In Plaintiff's Motion to Reconsider, she attaches three new affidavits. Two of those are from her personal injury attorneys, Mr. John Gelhausen and Mr. David M. Sargent. In her personal affidavit, she provides further facts and elaboration about her initial meeting with Chris Kim of the Genesis Law Group, stating that she "believed him to be a bankruptcy attorney with the firm, " and that she did not fill out the "Statement of Affairs" section of the bankruptcy form she previously attached to her original affidavit. (ECF No. 148-1 at 2-3.) She also expands upon her reasons for not reporting the lawsuit to the bankruptcy court and her reasons for not initially reporting her bankruptcy to her personal injury lawyers. ( Id. at 4.)

II. DISCUSSION

A. Motion to Reconsider

"Grounds warranting a motion to reconsider include (1) an intervening change in the controlling law, (2) new evidence previously unavailable, and (3) the need to correct clear error or prevent manifest injustice." Servants of Paraclete v. Does, 204 F.3d 1005, 1012 (10th Cir. 2000). Though Plaintiff does not initially clearly articulate which of the three possible bases for reconsideration it wishes the Court to consider, it is clear from the Motion to Reconsider that Plaintiff is not arguing either that an intervening change in the law has occurred or that there is new evidence that was previously unavailable. Rather, Plaintiff argues that reconsideration is warranted because "[t]he Court improperly drew an inference that Amber Davies purposely manipulated and deceived the bankruptcy Court and/or the Trustee." (ECF No. 148 at 10.) As to how this presents "clear error, " Plaintiff offers largely the exact same arguments and evidence that were contained in the previous briefing on the topic. Defendant notes this in its response briefing, arguing that Plaintiff's arguments do not meet the standard for filing a motion to reconsider.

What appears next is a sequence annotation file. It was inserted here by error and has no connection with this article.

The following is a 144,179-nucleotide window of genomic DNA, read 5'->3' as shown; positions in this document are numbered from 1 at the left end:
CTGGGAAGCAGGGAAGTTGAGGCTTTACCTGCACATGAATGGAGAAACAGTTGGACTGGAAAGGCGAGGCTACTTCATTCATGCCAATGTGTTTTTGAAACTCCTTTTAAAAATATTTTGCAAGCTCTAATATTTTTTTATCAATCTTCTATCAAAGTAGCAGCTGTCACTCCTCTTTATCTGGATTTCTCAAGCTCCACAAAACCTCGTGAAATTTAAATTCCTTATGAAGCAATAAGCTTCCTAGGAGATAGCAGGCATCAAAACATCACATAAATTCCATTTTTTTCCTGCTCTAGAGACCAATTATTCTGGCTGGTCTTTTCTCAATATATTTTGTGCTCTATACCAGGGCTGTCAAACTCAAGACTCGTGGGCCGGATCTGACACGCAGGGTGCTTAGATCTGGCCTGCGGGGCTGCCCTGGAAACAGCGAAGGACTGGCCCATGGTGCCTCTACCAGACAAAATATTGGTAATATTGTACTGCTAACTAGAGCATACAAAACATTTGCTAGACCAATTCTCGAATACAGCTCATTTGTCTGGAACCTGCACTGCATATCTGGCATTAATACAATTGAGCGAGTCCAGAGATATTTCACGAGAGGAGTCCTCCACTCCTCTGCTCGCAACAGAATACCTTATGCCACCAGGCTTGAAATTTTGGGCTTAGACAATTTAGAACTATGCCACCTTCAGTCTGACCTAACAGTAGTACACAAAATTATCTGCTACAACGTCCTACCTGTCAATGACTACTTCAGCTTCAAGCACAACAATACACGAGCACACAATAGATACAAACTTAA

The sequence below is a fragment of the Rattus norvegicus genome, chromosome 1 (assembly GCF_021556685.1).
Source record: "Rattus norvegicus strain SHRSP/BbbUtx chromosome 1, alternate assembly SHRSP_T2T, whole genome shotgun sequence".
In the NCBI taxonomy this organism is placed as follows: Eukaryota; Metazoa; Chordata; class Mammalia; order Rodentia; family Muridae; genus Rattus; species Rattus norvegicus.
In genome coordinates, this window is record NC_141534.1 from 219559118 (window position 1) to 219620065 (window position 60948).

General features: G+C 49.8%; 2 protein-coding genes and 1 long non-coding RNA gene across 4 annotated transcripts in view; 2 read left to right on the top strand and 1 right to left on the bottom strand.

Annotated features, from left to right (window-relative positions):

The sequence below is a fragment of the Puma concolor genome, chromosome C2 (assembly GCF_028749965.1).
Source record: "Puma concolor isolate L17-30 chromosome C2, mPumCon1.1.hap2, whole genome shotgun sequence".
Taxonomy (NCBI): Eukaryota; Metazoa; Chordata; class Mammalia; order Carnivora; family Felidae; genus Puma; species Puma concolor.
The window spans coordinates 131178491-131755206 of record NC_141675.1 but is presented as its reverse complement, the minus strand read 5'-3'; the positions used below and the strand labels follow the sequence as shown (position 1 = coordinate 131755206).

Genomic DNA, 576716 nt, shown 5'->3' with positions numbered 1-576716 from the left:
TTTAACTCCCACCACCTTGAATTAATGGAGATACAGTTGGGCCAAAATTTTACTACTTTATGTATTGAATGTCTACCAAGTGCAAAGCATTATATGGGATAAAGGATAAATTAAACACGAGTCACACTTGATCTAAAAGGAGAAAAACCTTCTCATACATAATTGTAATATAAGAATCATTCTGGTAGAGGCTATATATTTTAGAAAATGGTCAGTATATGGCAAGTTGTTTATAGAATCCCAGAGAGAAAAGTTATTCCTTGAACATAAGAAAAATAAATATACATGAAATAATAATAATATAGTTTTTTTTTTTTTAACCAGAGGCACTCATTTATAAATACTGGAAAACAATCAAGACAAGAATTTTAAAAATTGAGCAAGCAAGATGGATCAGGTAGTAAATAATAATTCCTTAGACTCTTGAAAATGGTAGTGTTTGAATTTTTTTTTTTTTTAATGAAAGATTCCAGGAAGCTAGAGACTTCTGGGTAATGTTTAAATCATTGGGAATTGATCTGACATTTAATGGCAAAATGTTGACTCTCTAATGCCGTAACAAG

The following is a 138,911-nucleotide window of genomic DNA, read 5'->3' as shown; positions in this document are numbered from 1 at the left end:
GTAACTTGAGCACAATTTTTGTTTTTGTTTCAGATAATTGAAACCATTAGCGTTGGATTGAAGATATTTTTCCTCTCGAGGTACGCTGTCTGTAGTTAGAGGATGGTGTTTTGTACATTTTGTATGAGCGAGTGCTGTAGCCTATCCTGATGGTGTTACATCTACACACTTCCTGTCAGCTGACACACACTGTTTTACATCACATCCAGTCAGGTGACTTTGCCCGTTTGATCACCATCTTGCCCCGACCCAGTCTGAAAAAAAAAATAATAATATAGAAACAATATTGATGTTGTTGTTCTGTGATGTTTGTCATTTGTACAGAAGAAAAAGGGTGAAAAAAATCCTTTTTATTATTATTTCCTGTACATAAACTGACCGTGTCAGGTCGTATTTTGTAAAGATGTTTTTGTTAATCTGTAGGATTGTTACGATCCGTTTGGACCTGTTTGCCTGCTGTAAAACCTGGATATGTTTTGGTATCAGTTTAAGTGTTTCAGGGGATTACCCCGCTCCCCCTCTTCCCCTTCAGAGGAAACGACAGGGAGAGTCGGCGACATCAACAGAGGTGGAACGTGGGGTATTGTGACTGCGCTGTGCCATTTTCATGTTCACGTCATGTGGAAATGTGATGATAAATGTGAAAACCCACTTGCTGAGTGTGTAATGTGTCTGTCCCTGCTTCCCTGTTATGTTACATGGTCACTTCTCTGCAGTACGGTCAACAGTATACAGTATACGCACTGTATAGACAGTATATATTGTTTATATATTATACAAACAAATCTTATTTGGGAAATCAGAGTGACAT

Judicial estoppel is an equitable remedy "foremost designed to protect the federal judicial process." Eastman v. Union P. R. Co., 493 F.3d 1151, 1156 (10th Cir. 2007). The purpose of the doctrine is to ensure "a federal court's ability to protect itself from manipulation" "by prohibiting parties from deliberately changing positions according to the exigencies of the moment." Id. (quoting New Hampshire v. Maine, 532 U.S. 742, 749-50 (2001)). According to Eastman, there are a variety of factors that might cause a court to invoke the doctrine, but three in particular are typically part of the inquiry: First, a parties' position must be clearly inconsistent with its previous position. Second, the party must have been successful in persuading a court to ...